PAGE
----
In my defense, we did not get a sea shipment for our household items. The port of Luanda, where absolutely everything that comes into the city arrives, is a chaotic and completely inefficient operation. As a result, a shipment by sea can take up to nine-months to arrive. Shipping to any normal place only takes 6 to 8 weeks, or less. So, a sea shipment is out of the question. We did get a small air shipment, but that can take anywhere from 3 weeks to 3 months, so you are forced to bring everything you could possibly need for the first three months by suitcase.
Knowing that shopping here is very limited, and incredibly expensive, I filled up suitcase after suitcase with necessities such as clothes and shoes for every possible occasion, spices, batteries, a printer, office supplies, specialty coffees and teas, granola bars (for times when you don’t trust the food), and of course extra makeup and hairspray. I’m from Texas, y’all.
The travel gods were with us, as all eleven bags arrived safe and sound. I had split up my things into multiple bags, in case one or more was stolen or lost. Imagine arriving with my bag full of underwear nowhere in sight, and no possibility of buying more! Enough said about that.
We even were lucky enough to have the pre-arranged car and large van waiting for us – something that many of the new arrivals do not get. We had heard many stories of arriving with tons of bags and then sitting for hours waiting in the small, cramped arrival room for a driver to show up. Tango Delta is the name of the car service used by our company and they are known to be very unreliable. In fact, my husband had been “tango delta’d” on many previous trips. But on this trip, our driver was there, the van was there, our bags were there, and we cruised to our apartment with the infamous Luanda traffic nowhere in sight. If there had been a way to buy a lottery ticket, I would have done so on that day!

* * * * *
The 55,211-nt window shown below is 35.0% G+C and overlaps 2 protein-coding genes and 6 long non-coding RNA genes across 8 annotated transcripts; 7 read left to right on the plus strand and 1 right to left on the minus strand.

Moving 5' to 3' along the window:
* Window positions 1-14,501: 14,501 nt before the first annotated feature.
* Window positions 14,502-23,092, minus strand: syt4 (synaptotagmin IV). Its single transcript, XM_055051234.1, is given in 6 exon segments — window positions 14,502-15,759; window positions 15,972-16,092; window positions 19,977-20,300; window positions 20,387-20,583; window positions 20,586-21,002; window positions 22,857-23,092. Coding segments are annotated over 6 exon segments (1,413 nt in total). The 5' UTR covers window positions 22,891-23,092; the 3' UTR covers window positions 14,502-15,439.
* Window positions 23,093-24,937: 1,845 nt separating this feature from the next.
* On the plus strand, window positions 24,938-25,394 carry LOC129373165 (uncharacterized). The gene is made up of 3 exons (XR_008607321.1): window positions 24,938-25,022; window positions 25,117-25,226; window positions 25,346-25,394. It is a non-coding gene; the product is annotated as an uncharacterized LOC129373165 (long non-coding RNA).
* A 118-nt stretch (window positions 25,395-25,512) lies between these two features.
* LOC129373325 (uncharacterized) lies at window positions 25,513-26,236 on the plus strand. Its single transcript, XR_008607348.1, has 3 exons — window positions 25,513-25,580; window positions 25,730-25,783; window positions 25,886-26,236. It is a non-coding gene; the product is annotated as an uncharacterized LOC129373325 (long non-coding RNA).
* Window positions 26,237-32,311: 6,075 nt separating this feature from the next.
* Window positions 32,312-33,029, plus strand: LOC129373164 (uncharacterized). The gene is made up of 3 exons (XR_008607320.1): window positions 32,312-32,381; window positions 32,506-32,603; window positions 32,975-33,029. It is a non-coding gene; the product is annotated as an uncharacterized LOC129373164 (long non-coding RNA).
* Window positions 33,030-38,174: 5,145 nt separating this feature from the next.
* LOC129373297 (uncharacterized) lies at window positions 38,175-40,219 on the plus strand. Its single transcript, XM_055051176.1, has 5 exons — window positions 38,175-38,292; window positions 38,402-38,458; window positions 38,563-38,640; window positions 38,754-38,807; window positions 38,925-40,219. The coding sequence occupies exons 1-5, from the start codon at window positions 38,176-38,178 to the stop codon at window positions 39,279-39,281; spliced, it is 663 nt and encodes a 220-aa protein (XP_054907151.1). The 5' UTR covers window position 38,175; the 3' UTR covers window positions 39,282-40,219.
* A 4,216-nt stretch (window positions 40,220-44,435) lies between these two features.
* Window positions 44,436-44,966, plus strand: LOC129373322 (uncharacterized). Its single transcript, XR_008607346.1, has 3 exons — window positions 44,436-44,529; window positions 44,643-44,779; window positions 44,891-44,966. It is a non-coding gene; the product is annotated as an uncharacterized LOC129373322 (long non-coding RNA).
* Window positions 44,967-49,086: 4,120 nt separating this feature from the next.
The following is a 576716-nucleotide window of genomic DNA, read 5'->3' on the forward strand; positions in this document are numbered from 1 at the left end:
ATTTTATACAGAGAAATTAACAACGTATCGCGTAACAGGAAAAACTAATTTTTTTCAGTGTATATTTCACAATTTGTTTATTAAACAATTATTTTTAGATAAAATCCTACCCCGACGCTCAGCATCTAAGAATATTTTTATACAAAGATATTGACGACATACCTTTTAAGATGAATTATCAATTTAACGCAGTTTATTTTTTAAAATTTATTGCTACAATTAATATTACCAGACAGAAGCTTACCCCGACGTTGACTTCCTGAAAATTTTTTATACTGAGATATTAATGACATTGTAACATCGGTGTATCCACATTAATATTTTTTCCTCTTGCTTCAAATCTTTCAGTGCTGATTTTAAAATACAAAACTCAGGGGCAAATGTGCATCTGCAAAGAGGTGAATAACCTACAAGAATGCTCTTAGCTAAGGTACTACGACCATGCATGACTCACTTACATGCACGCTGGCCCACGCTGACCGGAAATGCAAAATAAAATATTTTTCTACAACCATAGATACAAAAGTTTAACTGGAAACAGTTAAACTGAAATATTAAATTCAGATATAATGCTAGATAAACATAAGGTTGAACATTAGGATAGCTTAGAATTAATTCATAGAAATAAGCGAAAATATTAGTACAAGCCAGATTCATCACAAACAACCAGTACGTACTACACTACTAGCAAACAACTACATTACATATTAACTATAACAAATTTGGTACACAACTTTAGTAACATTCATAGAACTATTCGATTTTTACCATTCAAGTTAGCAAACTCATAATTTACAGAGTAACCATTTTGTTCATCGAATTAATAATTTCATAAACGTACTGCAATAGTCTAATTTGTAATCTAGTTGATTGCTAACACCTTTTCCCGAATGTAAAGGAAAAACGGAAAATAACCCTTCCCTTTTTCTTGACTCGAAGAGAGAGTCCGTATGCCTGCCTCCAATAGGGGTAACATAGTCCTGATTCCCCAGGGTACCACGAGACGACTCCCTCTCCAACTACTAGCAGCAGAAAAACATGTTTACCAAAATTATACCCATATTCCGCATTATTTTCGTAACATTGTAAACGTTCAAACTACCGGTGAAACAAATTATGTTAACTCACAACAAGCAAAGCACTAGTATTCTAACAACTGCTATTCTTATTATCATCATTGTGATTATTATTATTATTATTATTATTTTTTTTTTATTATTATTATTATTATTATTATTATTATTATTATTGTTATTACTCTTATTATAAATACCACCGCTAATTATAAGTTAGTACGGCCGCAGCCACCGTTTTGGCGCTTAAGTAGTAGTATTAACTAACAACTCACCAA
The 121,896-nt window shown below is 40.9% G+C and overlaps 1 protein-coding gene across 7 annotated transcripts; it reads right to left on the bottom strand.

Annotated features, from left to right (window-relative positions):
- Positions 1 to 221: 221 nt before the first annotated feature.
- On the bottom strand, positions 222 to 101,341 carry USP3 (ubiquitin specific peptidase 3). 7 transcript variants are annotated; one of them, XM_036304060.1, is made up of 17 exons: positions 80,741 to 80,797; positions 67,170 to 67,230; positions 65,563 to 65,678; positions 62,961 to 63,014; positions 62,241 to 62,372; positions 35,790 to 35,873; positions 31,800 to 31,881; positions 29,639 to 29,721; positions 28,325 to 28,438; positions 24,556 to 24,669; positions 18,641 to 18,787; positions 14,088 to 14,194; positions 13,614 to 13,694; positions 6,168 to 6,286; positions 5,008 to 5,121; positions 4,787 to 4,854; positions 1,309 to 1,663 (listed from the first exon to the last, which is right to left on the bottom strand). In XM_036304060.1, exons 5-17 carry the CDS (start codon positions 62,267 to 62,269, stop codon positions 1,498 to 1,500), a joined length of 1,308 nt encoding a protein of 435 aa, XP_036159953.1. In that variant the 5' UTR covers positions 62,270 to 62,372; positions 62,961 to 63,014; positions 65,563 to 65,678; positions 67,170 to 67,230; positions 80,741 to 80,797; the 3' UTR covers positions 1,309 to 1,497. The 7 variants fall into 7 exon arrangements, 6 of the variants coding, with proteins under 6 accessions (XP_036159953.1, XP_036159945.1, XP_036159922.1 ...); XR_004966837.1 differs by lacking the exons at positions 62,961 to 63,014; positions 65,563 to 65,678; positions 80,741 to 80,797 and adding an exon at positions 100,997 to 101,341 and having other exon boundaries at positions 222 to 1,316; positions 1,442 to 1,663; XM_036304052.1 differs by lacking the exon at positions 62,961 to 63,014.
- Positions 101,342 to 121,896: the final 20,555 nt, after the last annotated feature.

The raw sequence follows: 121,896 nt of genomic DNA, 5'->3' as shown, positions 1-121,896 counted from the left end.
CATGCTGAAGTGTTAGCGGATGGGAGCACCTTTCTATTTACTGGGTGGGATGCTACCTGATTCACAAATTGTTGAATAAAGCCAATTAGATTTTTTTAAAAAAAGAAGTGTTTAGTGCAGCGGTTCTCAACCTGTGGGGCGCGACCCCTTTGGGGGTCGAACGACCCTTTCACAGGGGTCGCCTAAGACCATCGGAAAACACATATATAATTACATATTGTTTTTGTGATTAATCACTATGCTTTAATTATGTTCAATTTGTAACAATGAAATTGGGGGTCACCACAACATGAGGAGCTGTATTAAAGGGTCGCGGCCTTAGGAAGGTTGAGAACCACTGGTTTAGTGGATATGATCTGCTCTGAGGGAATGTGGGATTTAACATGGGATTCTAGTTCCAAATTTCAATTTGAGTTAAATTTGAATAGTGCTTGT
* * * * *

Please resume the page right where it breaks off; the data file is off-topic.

It turns out, the only thing in any of those suitcases that was worthwhile was the printer. There is very little need for hairspray and makeup here. We spend our days trying NOT to be noticed. Likewise for nice clothing. You want to look like you don’t have any money on you. Theft and muggings are a big problem in Luanda. No jewelry, a small purse (if any) and very basic clothes will be my uniform for the next three years. Loose tops and pants with pockets to hide money, keys and a phone are a must. High fashion, it is not! On my next visit home, Walmart will be my first stop.
So, we are here and our stuff is here. The apartment is lovely and my hubby has even stocked the fridge. So far, so good…
At my age, you would think I would know better. My husband and I moved to London in 2011 for our first taste of expat life. I knew he would be working much of the time in Luanda, Angola and I knew that his company eventually wanted us to move here. “I will NEVER move to Angola”, I foolishly declared – virtually daring the Big Man Upstairs to teach me a lesson. Here we are, three and a half years later, and I am eating my words – with a side of piri-piri sauce. Lesson learned.
London was a whirlwind of weekend trips to places like Paris, Amsterdam and Salzburg. My life was easy, cosmopolitan, and completely civilized. Afternoon tea was my favorite activity. To say things here in Luanda are different is a laughable understatement. I have changed hemispheres, and with it my life is now the polar opposite of what it was before – and I love it!
I would have never guessed, as a young girl growing up in Houston, that I would even travel to Africa – much less live here! Now, changing money on the street and buying vegetables from a woman with a baby tied to her back is part of my daily life. Pretty darn cool.
There will be challenges, some big and some merely irritating. ‘Death By A Thousand Paper Cuts’ is the way some people describe living and working here. Since I only arrived two weeks ago, I am determined to approach this from a glass-half-full perspective. Stay tuned to see how well I do at that!